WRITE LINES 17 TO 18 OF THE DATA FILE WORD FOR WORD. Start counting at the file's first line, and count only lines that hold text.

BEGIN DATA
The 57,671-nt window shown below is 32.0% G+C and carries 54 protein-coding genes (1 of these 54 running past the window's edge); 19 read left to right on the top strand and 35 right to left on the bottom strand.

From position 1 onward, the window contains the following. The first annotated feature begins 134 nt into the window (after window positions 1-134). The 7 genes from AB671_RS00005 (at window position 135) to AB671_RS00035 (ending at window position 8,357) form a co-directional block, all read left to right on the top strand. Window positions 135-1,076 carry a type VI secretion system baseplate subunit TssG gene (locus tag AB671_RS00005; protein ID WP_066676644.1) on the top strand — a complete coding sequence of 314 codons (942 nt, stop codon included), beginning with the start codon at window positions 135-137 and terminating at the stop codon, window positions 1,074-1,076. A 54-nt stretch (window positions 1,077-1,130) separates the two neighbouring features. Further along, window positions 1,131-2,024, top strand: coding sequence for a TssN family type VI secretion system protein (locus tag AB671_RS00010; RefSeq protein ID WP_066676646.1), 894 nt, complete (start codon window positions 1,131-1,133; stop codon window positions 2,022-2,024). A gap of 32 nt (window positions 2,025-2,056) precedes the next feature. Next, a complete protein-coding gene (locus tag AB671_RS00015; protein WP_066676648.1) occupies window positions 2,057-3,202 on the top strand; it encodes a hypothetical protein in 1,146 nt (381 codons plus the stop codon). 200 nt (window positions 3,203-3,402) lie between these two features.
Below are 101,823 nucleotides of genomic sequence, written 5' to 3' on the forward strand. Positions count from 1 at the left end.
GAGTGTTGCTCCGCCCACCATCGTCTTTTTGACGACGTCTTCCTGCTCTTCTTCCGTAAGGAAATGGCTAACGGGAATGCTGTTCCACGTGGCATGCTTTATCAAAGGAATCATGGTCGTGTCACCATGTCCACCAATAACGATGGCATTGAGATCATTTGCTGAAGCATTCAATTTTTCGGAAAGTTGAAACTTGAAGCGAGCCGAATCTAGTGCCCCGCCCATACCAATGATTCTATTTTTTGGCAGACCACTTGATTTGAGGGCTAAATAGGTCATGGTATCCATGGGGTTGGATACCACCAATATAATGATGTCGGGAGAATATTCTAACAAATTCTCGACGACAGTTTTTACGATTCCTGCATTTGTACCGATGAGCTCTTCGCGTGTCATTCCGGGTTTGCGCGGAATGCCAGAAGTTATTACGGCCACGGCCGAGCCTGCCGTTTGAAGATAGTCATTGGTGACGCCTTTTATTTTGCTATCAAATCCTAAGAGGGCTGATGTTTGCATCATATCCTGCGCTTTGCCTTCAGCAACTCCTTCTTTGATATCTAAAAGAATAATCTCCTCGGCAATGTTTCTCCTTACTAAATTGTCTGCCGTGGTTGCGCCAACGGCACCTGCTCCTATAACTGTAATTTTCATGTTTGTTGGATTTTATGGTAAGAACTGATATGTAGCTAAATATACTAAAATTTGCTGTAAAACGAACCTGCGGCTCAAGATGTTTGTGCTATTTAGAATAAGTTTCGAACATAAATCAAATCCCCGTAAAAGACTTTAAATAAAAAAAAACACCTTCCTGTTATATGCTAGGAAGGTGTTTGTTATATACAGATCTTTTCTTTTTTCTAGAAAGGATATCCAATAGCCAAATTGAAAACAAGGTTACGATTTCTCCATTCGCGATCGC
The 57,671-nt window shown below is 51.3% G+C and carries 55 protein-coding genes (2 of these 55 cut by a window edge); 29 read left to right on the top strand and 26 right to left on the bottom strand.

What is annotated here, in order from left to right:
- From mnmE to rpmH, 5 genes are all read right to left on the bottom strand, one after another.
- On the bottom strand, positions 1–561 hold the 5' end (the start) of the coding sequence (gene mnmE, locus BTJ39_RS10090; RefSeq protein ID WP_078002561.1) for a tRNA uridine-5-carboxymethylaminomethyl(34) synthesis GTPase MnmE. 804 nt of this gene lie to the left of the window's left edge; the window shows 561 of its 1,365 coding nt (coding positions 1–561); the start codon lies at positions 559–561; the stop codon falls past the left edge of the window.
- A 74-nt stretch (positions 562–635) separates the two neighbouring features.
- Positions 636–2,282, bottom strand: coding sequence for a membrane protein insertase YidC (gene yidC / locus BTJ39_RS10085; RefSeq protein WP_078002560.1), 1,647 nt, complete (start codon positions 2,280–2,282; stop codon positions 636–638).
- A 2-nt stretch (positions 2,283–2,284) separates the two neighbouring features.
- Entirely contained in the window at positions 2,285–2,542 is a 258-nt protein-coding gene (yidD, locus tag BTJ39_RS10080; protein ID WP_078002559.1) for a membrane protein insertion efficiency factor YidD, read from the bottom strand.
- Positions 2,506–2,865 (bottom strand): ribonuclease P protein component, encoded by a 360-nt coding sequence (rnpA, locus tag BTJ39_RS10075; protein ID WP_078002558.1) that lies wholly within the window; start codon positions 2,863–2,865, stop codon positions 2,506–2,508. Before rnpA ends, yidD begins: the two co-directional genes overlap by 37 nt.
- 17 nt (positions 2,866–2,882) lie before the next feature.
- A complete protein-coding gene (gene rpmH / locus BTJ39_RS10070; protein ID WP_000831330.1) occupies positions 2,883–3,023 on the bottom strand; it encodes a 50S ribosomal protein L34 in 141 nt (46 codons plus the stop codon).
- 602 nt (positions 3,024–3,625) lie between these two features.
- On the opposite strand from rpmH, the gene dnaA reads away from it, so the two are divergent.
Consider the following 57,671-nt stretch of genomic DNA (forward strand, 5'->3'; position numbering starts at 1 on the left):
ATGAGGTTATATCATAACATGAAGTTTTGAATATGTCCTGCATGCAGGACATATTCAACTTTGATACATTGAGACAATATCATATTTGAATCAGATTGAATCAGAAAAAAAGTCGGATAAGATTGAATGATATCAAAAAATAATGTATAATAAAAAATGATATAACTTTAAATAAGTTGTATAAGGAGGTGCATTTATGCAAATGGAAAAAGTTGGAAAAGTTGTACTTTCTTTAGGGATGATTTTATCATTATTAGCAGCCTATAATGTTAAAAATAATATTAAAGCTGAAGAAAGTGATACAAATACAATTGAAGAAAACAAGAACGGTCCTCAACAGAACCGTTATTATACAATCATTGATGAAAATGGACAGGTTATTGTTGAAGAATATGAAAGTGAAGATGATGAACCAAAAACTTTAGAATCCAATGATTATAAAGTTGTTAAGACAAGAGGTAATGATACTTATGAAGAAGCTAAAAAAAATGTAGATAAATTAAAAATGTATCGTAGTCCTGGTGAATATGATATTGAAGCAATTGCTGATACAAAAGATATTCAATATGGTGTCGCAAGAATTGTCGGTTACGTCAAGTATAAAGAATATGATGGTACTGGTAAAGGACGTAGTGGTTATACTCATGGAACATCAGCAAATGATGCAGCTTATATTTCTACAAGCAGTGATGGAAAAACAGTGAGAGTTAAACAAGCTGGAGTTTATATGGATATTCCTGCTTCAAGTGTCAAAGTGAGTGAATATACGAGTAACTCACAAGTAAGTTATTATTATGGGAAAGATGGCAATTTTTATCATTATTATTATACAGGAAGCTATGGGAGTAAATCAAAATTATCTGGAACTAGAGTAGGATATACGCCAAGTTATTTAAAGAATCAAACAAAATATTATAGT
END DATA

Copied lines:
- On the opposite strand from rpmH, the gene dnaA reads away from it, so the two are divergent.
Consider the following 57,671-nt stretch of genomic DNA (forward strand, 5'->3'; position numbering starts at 1 on the left):